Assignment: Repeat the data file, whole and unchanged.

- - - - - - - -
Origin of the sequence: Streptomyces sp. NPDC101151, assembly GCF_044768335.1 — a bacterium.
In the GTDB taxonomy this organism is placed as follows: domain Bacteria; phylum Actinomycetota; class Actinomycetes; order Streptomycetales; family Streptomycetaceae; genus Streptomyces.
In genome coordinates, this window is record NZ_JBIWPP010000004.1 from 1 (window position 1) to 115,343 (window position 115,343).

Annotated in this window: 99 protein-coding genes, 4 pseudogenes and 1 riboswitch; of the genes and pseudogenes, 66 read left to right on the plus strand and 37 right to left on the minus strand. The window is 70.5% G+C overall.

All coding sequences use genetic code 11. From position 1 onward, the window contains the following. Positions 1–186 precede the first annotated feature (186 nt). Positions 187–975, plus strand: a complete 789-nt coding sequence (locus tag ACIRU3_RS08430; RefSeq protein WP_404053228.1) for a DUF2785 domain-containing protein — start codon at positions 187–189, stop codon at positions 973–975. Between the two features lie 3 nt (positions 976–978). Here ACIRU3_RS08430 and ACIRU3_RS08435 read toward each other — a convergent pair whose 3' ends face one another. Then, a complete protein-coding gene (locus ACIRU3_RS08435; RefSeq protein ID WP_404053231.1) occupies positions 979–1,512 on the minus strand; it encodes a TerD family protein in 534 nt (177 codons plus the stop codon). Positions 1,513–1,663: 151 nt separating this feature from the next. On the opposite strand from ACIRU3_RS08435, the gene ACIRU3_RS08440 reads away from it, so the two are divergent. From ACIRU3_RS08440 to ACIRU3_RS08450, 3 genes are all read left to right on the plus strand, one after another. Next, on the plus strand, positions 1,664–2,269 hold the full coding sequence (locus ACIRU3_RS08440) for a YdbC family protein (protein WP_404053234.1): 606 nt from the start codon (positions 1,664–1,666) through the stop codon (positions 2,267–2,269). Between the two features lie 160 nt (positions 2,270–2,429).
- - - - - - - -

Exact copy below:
Origin of the sequence: Streptomyces sp. NPDC101151, assembly GCF_044768335.1 — a bacterium.
In the GTDB taxonomy this organism is placed as follows: domain Bacteria; phylum Actinomycetota; class Actinomycetes; order Streptomycetales; family Streptomycetaceae; genus Streptomyces.
In genome coordinates, this window is record NZ_JBIWPP010000004.1 from 1 (window position 1) to 115,343 (window position 115,343).

Annotated in this window: 99 protein-coding genes, 4 pseudogenes and 1 riboswitch; of the genes and pseudogenes, 66 read left to right on the plus strand and 37 right to left on the minus strand. The window is 70.5% G+C overall.

All coding sequences use genetic code 11. From position 1 onward, the window contains the following. Positions 1–186 precede the first annotated feature (186 nt). Positions 187–975, plus strand: a complete 789-nt coding sequence (locus tag ACIRU3_RS08430; RefSeq protein WP_404053228.1) for a DUF2785 domain-containing protein — start codon at positions 187–189, stop codon at positions 973–975. Between the two features lie 3 nt (positions 976–978). Here ACIRU3_RS08430 and ACIRU3_RS08435 read toward each other — a convergent pair whose 3' ends face one another. Then, a complete protein-coding gene (locus ACIRU3_RS08435; RefSeq protein ID WP_404053231.1) occupies positions 979–1,512 on the minus strand; it encodes a TerD family protein in 534 nt (177 codons plus the stop codon). Positions 1,513–1,663: 151 nt separating this feature from the next. On the opposite strand from ACIRU3_RS08435, the gene ACIRU3_RS08440 reads away from it, so the two are divergent. From ACIRU3_RS08440 to ACIRU3_RS08450, 3 genes are all read left to right on the plus strand, one after another. Next, on the plus strand, positions 1,664–2,269 hold the full coding sequence (locus ACIRU3_RS08440) for a YdbC family protein (protein WP_404053234.1): 606 nt from the start codon (positions 1,664–1,666) through the stop codon (positions 2,267–2,269). Between the two features lie 160 nt (positions 2,270–2,429).